FBI takes down Dark Web site the “Silk Road”

seized

Pretty big news in the computer world today as the FBI took down one of the most prolific dark web sites on the internet, the “Silk Road”

The Silk Road has been in about every major news story about the online drug trade for quite a while now. The site seemed to operate with impunity as it blatantly offered illegal drugs for sale online in the Hidden Web, or Dark Web, as it is called.

The Dark Web is not accessible via normal internet browsing, you need a program like Tor to access the hidden sites. The Dark Web is a haunt for illegal goods, and services and the Silk Road was one of the most popular sites.

The website not only offered to ship illegal drugs in an envelope to any location, they also offered illegal services like forged documents and access to hacked accounts. You could even pay for these services with the anonymous currency “Bitcoins”.

According to reports the website generated about $1.2 Billion in sales over 30 months of operation.

The alleged sole creator and operator of the site, 29 year old Ross Ulbricht, also known as “Dread Pirate Roberts”, was arrested and appeared in Federal court today.

Apparently federal cyber crime experts compromised the Silk Road server on July 23, 2013 and were able to pull data from the system. A bit ironic as Ulbricht allegedly hired a hitman to take out a user who was threatening to release the identity of thousands of Silk Road users.

Cudos to the FBI Cyber Crime team, this is a huge move to combat online cyber crime!

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The Jester’s Website Seized by the DHS ICE

Jester Seized

Popular Patriot Hacker seems to have had his website seized by the Government. Anyone surfing to his website today (http://www.jesterscourt.cc/) were greeted with the message above.

According to the notice, the website was seized by the Immigration and Customs Enforcement (ICE) – Homeland Security Investigations division.

According to their website:

“The ICE Homeland Security Investigations (HSI) directorate is a critical asset in the ICE mission, responsible for investigating a wide range of domestic and international activities arising from the illegal movement of people and goods into, within and out of the United States.”

That sounds pretty odd, but you would think the next paragraph would seem more pertinent:

“HSI investigates immigration crime, human rights violations and human smuggling, smuggling of narcotics, weapons and other types of contraband, financial crimes, cybercrime and export enforcement issues. ICE special agents conduct investigations aimed at protecting critical infrastructure industries that are vulnerable to sabotage, attack or exploitation.”

But the kicker is the message about “Willfull copyright infringement”. That is rather odd. Not sure how that corresponds to his website, other than he was selling “Jester” themed merchandise from it through the Zazzle store.

Going to the Zazzle store and clicking on any of the Jester Shirts produces an error message saying the shirts are no longer available or have been deleted:

Jester Zazzle

Haven’t seen any mention of the seizure on the Jester’s Twitter page, though it seems from his posts that he is currently at the Black Hat conference in Vegas.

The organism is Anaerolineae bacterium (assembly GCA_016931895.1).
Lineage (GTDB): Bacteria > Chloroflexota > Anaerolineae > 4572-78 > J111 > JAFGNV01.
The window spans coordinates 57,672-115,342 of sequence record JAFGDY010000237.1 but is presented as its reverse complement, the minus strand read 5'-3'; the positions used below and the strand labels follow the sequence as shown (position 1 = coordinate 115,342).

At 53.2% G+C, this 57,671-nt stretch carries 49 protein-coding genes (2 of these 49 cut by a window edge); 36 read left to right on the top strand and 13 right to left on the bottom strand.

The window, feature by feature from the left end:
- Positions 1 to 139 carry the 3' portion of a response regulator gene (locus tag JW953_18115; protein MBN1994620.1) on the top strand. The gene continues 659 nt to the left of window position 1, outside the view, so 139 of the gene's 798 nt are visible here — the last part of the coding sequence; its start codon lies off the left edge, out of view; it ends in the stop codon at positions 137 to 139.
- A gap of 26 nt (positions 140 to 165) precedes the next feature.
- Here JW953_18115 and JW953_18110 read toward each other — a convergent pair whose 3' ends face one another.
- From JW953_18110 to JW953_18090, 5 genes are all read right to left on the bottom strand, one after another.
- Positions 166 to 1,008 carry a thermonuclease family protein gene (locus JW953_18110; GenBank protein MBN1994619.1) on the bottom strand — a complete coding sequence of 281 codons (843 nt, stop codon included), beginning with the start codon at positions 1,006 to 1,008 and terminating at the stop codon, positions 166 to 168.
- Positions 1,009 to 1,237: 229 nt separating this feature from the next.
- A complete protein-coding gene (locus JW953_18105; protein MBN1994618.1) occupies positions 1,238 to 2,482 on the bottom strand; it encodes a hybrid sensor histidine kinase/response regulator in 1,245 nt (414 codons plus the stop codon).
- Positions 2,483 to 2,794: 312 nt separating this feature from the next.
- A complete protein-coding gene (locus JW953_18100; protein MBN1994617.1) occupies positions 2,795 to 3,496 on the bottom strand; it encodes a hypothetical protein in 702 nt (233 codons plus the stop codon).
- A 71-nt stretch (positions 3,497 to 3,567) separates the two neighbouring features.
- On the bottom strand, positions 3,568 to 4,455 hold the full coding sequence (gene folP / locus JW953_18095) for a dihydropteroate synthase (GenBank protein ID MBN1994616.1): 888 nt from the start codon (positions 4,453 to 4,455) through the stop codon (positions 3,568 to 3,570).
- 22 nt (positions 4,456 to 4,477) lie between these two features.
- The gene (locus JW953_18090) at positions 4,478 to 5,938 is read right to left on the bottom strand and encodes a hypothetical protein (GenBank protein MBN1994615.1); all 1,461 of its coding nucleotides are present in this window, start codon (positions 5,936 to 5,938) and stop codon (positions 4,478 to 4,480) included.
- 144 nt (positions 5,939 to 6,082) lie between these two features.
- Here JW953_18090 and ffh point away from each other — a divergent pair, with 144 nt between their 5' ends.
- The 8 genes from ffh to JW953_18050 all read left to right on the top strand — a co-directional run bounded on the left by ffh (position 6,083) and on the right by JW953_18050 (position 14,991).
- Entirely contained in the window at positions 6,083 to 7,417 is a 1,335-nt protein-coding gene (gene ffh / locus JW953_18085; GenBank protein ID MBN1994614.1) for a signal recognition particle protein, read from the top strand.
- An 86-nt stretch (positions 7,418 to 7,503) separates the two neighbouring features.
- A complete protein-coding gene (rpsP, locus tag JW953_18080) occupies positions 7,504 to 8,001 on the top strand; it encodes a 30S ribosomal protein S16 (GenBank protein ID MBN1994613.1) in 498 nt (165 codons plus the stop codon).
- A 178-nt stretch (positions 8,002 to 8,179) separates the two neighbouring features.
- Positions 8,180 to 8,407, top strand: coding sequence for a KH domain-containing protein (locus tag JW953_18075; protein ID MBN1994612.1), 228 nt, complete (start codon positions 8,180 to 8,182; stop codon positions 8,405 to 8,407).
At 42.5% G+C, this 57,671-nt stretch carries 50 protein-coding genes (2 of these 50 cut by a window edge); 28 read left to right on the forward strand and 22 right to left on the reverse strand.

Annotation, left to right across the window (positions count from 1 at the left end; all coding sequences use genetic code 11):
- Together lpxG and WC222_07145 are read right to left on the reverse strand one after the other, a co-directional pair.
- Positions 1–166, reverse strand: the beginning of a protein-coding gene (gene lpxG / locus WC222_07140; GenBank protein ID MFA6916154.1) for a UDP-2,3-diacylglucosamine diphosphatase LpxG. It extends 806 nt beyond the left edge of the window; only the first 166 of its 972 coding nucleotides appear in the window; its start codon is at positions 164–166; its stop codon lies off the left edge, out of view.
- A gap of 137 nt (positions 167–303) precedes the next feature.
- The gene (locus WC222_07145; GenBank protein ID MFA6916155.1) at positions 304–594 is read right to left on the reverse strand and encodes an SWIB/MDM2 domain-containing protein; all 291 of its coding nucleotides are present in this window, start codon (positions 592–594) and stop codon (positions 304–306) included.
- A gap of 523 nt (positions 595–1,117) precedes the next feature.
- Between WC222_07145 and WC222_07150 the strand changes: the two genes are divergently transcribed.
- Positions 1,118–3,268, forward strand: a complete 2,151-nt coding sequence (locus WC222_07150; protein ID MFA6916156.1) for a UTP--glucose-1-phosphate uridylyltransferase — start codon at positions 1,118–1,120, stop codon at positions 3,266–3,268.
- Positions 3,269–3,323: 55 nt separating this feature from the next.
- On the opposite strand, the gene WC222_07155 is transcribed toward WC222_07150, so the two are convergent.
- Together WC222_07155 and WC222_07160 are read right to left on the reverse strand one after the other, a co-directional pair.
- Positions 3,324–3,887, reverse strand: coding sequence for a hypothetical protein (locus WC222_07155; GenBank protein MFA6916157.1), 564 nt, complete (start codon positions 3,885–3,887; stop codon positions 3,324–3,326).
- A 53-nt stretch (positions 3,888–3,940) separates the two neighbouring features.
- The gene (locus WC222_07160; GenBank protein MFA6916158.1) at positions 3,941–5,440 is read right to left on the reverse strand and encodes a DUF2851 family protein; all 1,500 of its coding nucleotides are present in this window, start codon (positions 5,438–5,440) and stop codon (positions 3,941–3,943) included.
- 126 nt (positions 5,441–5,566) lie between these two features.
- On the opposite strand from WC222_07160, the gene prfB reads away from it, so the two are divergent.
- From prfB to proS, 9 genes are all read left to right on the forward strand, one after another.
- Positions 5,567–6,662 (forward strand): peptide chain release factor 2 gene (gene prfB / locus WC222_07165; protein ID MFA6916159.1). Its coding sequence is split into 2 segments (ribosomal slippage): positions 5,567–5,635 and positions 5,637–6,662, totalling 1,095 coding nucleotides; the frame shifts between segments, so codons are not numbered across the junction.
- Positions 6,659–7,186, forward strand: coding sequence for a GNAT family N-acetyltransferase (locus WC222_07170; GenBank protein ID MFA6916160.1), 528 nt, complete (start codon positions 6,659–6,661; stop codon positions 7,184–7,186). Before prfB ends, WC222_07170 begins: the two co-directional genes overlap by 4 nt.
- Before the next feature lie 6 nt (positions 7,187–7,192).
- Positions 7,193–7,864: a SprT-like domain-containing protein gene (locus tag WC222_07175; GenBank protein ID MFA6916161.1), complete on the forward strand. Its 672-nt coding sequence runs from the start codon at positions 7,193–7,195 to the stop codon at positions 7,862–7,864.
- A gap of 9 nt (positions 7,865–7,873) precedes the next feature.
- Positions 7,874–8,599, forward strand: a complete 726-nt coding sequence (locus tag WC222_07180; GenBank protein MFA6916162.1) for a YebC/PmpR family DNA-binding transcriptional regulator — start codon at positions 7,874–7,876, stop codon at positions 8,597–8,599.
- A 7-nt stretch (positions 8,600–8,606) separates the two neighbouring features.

Wow, copyright infringement, how odd. Not at all how I imagined the feds coming after the Jester.

** Update ** Jester’s Page back online, Questions remain

US Department of Defense Cyber Crime Center Website Down

DC3 Down

Just going through the Twitter feeds and one of our favorite security professors that we follow mentioned that the US Department of Defense Cyber Crime Center (DC3) was down:

DC3 Down Twitter

As this article is posted, the site still appears to be offline, see screenshot above from the “Down for Every One or Just Mewebsite.

A quick check of DC3.mil through whatsmydns.net also shows that numerous global DNS servers can’t communicate with it:

DC3 DNS Propagation

It doesn’t seem to be completely down as pinging the address does return a response from the hosting company. But the web server is definitely offline.

According to Wikipedia, “The Department of Defense Cyber Crime Center (DC3) is an United States Department of Defense agency that provides digital forensics support to the DoD and to other law enforcement agencies. DC3’s main focus is in criminal, counterintelligence, counterterrorism, and fraud investigations from the Defense Criminal Investigative Organizations (DCIOs), DoD counterintelligence groups, and various Inspector General groups. The Air Force Office of Special Investigations is the executive agent of DC3.

DC3 also hosts a popular annual Digital Forensics Challenge.

Not sure at this point if it is just a technical problem, scheduled maintenance or possibly the work of hacktivists. Though a quick search of the normal hacktivist news feeds didn’t net anything.

We will post an update as soon as we know more.

Exploits found in Java 7 Update 11 just Released to fix Zero-Days

Java Setup

Those that rushed to deploy the latest Java update to plug remote exploit vulnerability woes aren’t done yet. Looks like the exploit still exists in the new version and can be exploited by two new security vulnerabilities.

Security Explorations company founder and security researcher Adam Gowdiak released the warning today on Seclists.org Full Disclosure:

“We have successfully confirmed that a complete Java security sandbox bypass can be still gained under the recent version of Java 7 Update 11 (JRE version 1.7.0_11-b21).

…As a result, two new security vulnerabilities were spotted in a recent version of Java SE 7 code and they were reported to Oracle today (along with a working Proof of Concept code).”

This is a serious concern as many companies need Java and can’t just simply “turn it off”. Hopefully another security update will be released soon.